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Merlo, Accountant
Category: Tax
Satisfied Customers: 9783
Experience:  25+ years tax consulting. Specializing in returns for US citizens living abroad
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I am currently unemployed and receiving unemployment ...

Resolved Question:

I am currently unemployed and receiving unemployment insurance in NY.
I am paying in insurance under COBRA
I might have a job in mid- August one day a week which will be pay be around $250 for the day.
However I will not be getting a W2 (I will be getting a 1099)

Am I considered “self-employed?”
I want to know how my healthcare premiums will be treated on my tax form
1.     Deducted on Schedule A has medical or
2.     Line 29 on Form 1040 (see 2007 form) Self-Employed Health insurance?
3.     Other?
4.     Can I still collect unemployment?
Submitted: 8 years ago.
Category: Tax
Expert:  Merlo replied 8 years ago.


If the job you are taking will be reporting your income on a 1099 form, then they are classifying you as an independent contractor, which basically means that you are self employed.

As a self employed person, in order to take a deduction for your health insurance premiums against your income from self employment, the insurance plan must be established under your trade or business, and you cannot take this deduction to the extent that the amount of the deduction is more than your earned income from that trade or business. If you had such a medical plan established under your business, Form 1040 line 29 is where you would take that deduction.

Your payments for Cobra would not qualify as a direct business expense against your self employment income. You can, however, claim a deduction for your Cobra premiums on Schedule A for itemized deductions, but your total medical deductions must exceed 7.5% of your adjusted gross income before they become deductible.

As far as whether or not you can still collect unemployment benefits, the state of New York is one of the states that participate in the Self Employment Assistance Program.

Self-Employment Assistance offers dislocated workers the opportunity for early re-employment. The program is designed to encourage and enable unemployed workers to create their own jobs by starting their own small businesses. Under these programs, States can pay a self-employed allowance, instead of regular unemployment insurance benefits, to help unemployed workers while they are establishing businesses and becoming self-employed. Participants receive weekly allowances while they are getting their businesses off the ground. So chances are you may still qualify for benefits under this plan, but you would have to discuss your particular situation with a case worker with the NY Unemployment Division to get a determination.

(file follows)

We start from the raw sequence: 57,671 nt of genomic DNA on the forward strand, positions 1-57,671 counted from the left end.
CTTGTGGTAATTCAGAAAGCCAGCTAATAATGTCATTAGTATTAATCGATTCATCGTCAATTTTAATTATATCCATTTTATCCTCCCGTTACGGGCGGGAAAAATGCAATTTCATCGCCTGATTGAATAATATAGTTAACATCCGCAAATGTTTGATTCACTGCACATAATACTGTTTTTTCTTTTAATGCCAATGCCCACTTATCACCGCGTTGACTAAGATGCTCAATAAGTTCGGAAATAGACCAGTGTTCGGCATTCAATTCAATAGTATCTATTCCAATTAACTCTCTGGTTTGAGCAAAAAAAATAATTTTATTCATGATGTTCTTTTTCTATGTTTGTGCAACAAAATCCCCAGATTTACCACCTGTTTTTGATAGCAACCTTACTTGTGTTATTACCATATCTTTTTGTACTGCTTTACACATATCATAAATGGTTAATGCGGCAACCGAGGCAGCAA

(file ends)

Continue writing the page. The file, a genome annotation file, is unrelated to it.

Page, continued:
If this answer was helpful please press the Accept button. Positive feedback is also appreciated.

Thank you.


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Customer: replied 8 years ago.

Need some clarification:

I am not a business or plan to be one.

The check will be made/paid directly to me under my name.

Therefore I believe I would take the deduction for my COBRA insurance premiums using schedule "A" . Where do I claim the income I receive? Schedule C or a line on Form 1040.

I will contact NY UNemployment about still collecting since I am not starting my business(The firm that is paying me does not want to pay me using a w2, but use a 1099)






Expert:  Merlo replied 8 years ago.

Hello again gcohen,